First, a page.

Professor Amanda Kirby has an international reputation in the field of Neurodiversity. She is a trustee of the ADHD Foundation, working closely with the BDA, Dyspraxia Foundation and several Autism charities. She has written 8 books, more than 100 research papers in the field and is an emeritus Professor at the University of South Wales. She is a parent of neurodivergent children and grandchildren, and a GP.
Holding a PhD in emerging adulthood in neurodiversity, she founded and ran a clinical and research team for fifteen years relating to neurodiversity. She delivers the first UK accredited course on Neurodiversity in the Workplace and has developed the Neurodiversity Aware Standard with the ADHD Foundation. She is the CEO of Do-IT Solutions, who are Disability Confident Leaders. Do-IT is an innovative tech for good company providing web-based screening and assessment tools relating to neurodiversity for all ages. She has been voted nationally UK GP of the Year.
Dame Christine Lenehan, DBE
Council for Disabled Children
Christine began her career as a social worker in 1980 working with children and their families in specialist roles in both residential and community settings.
In 2000 Christine joined the Council for Disabled Children, part of National Children’s Bureau and became Director in 2003. Last year she carried out Reviews for both the Department of Health and Department for Education, into the treatment of children with significant needs and the experiences and outcomes of children and young people in residential special schools and colleges. Both Reviews received a very positive response from Government, and implementation of their recommendations is likely to make a significant impact on practice in this area and the experiences of the children and young people affected.
In 2009 Christine was awarded an OBE for services for disabled children and young people and in 2013 was made an Honorary Fellow of the Royal College of Paediatrics and Child Health. In 2016 she was awarded a Damehood in the Queen's Birthday Honours List in recognition of her outstanding work for disabled children and young and those with special educational needs spanning over 35 years.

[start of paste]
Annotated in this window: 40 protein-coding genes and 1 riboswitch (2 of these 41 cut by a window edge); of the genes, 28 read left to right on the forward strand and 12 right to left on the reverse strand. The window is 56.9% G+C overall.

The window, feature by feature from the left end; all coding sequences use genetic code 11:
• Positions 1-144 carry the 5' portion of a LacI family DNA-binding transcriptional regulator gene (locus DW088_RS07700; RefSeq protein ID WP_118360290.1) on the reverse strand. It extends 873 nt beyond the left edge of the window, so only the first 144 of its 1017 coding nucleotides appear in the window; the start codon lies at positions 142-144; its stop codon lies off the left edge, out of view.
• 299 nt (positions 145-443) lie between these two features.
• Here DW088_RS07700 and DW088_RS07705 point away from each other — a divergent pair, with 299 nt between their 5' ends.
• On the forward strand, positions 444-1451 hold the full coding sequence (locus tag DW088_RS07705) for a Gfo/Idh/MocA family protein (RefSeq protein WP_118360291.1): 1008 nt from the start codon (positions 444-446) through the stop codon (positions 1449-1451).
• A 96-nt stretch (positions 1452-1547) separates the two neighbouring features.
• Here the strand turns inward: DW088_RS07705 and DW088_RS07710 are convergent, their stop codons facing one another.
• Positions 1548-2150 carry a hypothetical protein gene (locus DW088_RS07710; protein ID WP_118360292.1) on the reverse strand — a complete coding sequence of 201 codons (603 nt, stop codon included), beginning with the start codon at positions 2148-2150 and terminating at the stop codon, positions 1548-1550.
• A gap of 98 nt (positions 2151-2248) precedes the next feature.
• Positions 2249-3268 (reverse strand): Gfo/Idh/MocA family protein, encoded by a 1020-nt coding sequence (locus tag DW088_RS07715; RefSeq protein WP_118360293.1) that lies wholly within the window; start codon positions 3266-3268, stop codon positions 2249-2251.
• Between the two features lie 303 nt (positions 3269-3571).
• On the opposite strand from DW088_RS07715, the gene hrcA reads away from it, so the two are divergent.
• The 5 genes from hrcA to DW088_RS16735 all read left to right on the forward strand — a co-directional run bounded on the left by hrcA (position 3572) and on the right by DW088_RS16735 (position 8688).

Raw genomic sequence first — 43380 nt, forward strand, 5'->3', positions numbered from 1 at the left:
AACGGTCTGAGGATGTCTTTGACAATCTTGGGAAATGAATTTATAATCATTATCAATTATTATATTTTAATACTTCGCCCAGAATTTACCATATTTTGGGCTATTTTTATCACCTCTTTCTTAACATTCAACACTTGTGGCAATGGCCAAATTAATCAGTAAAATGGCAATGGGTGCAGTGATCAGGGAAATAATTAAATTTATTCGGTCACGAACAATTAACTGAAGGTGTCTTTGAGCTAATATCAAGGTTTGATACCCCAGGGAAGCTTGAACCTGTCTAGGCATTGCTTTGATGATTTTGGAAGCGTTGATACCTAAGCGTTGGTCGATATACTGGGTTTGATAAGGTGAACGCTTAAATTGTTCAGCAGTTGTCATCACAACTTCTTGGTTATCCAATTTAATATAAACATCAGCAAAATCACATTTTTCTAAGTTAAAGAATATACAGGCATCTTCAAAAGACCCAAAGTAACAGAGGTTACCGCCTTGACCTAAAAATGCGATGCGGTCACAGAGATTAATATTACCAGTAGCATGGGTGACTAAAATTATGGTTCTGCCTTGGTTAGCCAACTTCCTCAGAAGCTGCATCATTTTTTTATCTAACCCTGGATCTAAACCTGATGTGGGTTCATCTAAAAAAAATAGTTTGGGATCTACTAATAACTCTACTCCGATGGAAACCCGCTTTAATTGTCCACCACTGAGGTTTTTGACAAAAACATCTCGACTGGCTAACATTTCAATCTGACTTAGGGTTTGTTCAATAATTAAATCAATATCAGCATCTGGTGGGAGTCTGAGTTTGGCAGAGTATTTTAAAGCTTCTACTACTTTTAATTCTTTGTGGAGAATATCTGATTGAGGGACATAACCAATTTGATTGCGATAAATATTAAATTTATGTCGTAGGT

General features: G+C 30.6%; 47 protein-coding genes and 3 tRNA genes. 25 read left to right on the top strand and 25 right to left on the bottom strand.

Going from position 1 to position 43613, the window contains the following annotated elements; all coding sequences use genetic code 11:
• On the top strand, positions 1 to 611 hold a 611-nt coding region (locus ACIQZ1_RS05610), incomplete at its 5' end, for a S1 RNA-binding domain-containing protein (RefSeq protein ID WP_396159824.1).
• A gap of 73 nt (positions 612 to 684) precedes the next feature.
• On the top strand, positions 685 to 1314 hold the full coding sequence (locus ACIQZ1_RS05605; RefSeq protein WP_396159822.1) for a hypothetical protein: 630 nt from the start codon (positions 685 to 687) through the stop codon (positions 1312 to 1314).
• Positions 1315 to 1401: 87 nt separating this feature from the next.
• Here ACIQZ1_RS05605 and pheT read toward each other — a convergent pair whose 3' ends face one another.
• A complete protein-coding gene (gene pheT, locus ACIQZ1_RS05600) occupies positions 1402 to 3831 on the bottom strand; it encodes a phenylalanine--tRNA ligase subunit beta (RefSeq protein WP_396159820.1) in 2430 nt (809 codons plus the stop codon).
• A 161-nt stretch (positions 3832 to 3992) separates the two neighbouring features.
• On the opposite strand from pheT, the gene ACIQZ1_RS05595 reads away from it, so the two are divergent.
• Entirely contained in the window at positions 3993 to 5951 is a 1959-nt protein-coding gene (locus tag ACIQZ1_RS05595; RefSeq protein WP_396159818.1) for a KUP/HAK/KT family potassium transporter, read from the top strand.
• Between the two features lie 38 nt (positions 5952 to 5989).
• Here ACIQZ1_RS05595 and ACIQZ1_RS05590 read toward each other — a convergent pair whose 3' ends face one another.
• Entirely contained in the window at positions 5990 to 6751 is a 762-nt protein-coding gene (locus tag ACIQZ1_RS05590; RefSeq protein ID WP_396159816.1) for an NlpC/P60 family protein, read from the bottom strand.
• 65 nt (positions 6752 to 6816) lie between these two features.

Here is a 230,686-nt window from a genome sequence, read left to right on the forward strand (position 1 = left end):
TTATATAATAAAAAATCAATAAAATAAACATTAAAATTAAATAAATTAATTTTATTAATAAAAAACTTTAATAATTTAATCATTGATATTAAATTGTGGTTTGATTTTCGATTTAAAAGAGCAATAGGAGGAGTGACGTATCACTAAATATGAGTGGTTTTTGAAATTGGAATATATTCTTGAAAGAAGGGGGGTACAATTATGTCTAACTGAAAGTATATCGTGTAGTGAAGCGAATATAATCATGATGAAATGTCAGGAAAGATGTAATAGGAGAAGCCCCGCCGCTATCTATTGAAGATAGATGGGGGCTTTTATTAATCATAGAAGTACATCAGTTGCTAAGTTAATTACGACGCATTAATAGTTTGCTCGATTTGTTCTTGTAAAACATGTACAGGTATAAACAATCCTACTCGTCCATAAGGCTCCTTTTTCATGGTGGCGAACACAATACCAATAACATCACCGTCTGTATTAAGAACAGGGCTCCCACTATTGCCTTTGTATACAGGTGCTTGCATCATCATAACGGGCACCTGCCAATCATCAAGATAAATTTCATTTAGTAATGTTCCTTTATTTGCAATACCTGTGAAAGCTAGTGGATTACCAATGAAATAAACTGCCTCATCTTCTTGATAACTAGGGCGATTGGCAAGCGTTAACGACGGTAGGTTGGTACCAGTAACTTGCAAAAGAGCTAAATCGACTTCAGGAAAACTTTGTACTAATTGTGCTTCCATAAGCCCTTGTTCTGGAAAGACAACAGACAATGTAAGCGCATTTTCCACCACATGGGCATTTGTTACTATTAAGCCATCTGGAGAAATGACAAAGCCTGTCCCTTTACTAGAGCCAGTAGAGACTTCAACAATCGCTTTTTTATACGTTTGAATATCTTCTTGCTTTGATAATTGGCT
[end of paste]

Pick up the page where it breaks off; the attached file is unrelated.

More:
SEN and Disability Professional Adviser
Department for Education (DfE)
Since April 2010, André has worked as the DfE SEN and disability professional adviser, contributing to a range of policy developments, in particular the Children and Families Act. André has been a teacher and educational psychologist and held a number of practitioner and leadership roles in local authorities. He was a regional director in the National SEN Adviser team and was an adviser to the Lamb Inquiry into parental confidence.
Headteacher/NAHT National Executive Member
Over 25 years, Marijke Miles has worked with young people with SEND in many different contexts and sectors. Currently Headteacher of Baycroft School, a school for secondary aged students with learning difficulties and autism, she was previously Headteacher of Prospect School, a secondary school for boys with SEMH. Both have become known as centres for excellence for supporting young people and their families, as well as training units for student social workers from the Universities of Chichester and Winchester. She is known for her innovative practice which has featured in several books.
As Chair of the NAHT SEND Council and a member of the National Forum for Neuroscience in Special Education she contributes intellectual and moral advocacy into SEND practice, provision and strategy.
Head of content
Tes SEN Show
Beverley has over 17 years’ senior management experience of the education sector, focusing on special educational needs and disability (SEND). She is responsible for the Tes SEN Show’s content strategy and structure across all 42 seminars, parent and carer forum presentations and exhibitor workshops. Beverley is passionate about raising awareness of SEN and has a wealth of knowledge and experience of the SEN sector.
As a member of the senior leadership team at nasen for over 10 years, Beverley has worked alongside colleagues at the DfE leading the development of the SEND Gateway, which was launched in 2014, managed the delivery of professional development nationally to meet the needs of a variety of education settings and supported the work of Council for Disabled Children on government funded projects. She has worked with the Department for International Trade (DIT) to promote UK SEN expertise abroad and has been a member of the organising committee of the quinquennial Inclusive and Supportive Education Congress (ISEC) Glasgow 2005, Belfast 2010 and Portugal 2015.
Beverley is SEN Governor of a local primary school in inner city Birmingham and mum to a wonderful young man who inspires her to keep learning.